Published: Sat, November 03, 2018
Worldwide | By Myra Stephens

United States and South Korea to decide fate of future drills after review

United States and South Korea to decide fate of future drills after review

Sexual abuse by North Korean officials appears to be "endemic", a watchdog group reported on Thursday, as activists complain the isolated country's rights record is being ignored as an worldwide push is made to improve relations.

Almost everyone in North Korea is subject to abuse by the brutal Communist regime, but the report argues women are exceptionally vulnerable because corrupt soldiers and government officials demand sexual favors as bribes.

The officials could declare the women's travel and trading illegal on a whim, confiscate their goods and even send them to prison, the report said.

North Korea attempts to portray itself as a socialist paradise free of crime, and in a submission to the United Nations past year said only five people were convicted of rape in 2015 and seven in 2011.

"My life was in his hands, so I did everything he wanted".

"I realized things that happened (in North Korea) might have constituted sexual violence and harassment, or rape after I left North Korea", said Lee So-yeon, head of the New Korea Women's Union, at a press conference Thursday in central Seoul.

Human Rights Watch says the 98-page report took two years to compile, with witness statements and first-hand accounts of sexual abuse and violence gathered from people all across Asia who had managed to escape from North Korea.

Kenneth Roth, Human Rights Watch's executive director, said that "North Korean women should not have to risk being raped by government officials or workers when they leave their homes to earn money to feed their families". We don't even realise when we are upset, ' she added.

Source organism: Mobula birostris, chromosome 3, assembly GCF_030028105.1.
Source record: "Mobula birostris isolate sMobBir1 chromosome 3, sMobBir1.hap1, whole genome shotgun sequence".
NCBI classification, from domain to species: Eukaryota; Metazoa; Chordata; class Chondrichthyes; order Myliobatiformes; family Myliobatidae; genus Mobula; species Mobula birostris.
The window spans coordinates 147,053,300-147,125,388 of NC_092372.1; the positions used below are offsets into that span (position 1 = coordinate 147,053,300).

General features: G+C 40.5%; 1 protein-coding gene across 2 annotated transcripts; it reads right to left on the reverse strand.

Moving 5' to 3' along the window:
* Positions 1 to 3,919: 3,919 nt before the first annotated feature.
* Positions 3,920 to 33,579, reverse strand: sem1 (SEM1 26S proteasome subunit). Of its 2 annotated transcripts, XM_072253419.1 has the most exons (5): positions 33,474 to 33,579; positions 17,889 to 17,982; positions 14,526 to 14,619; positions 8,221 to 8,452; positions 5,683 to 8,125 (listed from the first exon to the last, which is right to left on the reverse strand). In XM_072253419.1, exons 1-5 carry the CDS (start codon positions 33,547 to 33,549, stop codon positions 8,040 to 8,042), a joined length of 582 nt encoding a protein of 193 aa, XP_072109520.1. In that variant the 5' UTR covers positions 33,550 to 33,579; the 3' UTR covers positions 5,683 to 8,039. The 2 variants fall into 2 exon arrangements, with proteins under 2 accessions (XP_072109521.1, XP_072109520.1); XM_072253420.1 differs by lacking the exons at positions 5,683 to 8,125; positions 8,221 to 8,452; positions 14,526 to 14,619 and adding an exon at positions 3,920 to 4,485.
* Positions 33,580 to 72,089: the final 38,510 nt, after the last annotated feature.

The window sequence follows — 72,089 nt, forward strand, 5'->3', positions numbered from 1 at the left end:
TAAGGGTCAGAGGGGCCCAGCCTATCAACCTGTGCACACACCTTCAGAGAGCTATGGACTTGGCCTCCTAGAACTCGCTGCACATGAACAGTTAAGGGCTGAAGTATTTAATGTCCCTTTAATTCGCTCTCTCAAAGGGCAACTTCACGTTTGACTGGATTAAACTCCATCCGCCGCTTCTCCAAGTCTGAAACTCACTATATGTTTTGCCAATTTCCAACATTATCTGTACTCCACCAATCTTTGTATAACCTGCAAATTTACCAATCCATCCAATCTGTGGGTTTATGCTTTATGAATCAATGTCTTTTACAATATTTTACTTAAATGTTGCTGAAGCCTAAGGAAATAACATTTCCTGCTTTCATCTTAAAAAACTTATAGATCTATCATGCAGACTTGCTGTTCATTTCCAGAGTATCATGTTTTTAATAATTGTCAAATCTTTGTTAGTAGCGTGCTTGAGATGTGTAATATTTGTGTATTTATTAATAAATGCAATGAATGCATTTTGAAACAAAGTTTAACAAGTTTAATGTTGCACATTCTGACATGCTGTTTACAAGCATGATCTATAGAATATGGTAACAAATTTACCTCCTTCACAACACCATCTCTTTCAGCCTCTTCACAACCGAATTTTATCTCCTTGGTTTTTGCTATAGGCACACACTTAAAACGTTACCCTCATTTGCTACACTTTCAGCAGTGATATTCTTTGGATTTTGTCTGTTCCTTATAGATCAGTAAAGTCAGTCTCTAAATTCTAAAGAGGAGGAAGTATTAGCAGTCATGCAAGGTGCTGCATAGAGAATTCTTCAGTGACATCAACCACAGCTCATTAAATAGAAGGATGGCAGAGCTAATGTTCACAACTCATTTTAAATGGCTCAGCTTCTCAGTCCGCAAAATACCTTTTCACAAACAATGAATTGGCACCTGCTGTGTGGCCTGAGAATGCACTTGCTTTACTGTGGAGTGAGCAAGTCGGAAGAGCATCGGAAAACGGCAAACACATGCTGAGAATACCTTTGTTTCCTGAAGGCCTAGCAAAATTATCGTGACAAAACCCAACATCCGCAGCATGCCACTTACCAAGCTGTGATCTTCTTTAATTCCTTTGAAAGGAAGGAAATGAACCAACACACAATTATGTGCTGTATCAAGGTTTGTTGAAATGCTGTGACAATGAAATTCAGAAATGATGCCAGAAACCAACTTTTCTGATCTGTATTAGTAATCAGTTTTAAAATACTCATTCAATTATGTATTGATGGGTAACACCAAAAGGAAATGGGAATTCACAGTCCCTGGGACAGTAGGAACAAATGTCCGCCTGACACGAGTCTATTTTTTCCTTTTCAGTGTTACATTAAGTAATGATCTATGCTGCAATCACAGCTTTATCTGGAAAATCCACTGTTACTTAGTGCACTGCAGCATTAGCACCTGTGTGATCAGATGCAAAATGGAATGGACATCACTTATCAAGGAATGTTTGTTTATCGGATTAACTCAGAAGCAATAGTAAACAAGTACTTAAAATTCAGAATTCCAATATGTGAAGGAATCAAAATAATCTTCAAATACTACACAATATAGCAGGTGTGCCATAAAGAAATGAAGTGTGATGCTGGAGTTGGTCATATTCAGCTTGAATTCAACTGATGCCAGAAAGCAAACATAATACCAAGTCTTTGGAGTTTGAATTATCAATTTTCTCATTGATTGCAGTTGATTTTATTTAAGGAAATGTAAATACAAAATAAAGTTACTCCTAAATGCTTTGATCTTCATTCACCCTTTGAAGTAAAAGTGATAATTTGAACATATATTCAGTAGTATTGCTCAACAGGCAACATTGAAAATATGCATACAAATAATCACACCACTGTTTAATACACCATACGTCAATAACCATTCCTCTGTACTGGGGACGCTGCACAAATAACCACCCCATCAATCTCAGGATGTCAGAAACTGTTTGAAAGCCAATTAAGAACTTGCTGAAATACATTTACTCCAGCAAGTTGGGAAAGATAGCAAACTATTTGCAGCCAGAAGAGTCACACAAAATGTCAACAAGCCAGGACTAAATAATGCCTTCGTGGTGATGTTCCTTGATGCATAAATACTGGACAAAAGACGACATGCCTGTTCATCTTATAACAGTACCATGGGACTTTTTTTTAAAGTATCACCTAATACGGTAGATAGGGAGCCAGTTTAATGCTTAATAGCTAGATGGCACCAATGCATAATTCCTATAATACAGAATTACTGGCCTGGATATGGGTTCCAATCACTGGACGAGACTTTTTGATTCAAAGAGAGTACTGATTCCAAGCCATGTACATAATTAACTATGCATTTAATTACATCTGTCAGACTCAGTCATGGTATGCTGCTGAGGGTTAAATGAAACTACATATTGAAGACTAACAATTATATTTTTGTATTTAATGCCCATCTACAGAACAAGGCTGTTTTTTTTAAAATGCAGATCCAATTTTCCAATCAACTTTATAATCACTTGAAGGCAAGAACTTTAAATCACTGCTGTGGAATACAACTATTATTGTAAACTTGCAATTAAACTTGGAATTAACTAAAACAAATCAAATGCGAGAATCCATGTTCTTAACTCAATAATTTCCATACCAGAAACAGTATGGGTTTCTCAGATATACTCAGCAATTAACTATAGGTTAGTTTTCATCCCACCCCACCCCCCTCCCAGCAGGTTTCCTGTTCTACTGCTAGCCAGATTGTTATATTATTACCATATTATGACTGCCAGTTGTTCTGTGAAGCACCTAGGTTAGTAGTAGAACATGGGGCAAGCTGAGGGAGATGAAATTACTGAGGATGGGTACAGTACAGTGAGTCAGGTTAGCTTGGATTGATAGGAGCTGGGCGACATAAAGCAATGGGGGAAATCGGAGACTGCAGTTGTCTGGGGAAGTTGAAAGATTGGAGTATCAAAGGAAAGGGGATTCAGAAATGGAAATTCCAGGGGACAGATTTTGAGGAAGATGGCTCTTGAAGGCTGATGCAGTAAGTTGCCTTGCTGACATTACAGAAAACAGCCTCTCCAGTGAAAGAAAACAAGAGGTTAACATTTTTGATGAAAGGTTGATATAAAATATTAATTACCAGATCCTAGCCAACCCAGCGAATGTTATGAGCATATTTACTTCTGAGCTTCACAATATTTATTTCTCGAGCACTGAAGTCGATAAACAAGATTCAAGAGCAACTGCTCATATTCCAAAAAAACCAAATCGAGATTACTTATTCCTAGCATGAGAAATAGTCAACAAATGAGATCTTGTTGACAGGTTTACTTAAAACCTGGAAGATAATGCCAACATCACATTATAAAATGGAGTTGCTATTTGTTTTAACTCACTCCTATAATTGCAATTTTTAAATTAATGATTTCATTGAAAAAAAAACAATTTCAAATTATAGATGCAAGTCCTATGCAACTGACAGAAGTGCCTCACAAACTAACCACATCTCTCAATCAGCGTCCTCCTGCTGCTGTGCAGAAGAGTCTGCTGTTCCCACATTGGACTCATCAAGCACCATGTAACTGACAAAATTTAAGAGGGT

But the testimonies paint a picture of sexual abuse - including rape - that is so widespread that numerous women interviewed did not understand that coercive sex should not be an nearly every-day occurrence, said one investigator who spoke on condition of anonymity because of the sensitive nature of the work.

They agreed that sexual violence is a serious problem in the North, though the voices and economic power of women have gradually increased in recent years due to their role in burgeoning capitalist-style markets.

One woman, who had been sexually assaulted many times, said officials considered women to be "sex toys".

The report from the global non-governmental organization Human Rights Watch based its data on two years of interviews with more than 50 North Koreans who left the country.

Last July, North Korean officials told a United Nations committee that just nine people in the country were convicted of rape in 2008, seven in 2011 and five in 2015, Human Rights Watch said.

North Korean leader Kim Jong Un's propaganda service has billed the country as a "socialist paradise" free from crime, but Kenneth Roth, the executive director of the Human Rights Watch, said the regime could not ignore the report.

The concept of rape is different in the North, it added, where it is seen as applying only if violence is used. "Every night a prison guard would open the cell". 'So sometimes, out of nowhere, you cry at night and don't know why'.

HRW also references a study conducted by the Korea Institute for National Unification (KINU), a South Korean government think tank, with 1,125 North Koreans who re-settled in South Korea between 2010 and 2014.

The report comes as US -led global diplomacy focuses on North Korean nuclear disarmament.

The study says that abuse is rarely reported because the government does not adequately investigate or prosecute, nor does it do anything to protect survivors, all while claiming that such abuse does not occur at all in North Korea.

After President Donald Trump met with North Korean leader Kim Jong Un in June, the USA said it would suspend "select" exercises with South Korea, including the large-scale Ulchi Freedom Guardian exercises over the summer. I stood still quietly, acting like I didn't notice, hoping it wouldn't be me, ' she said.

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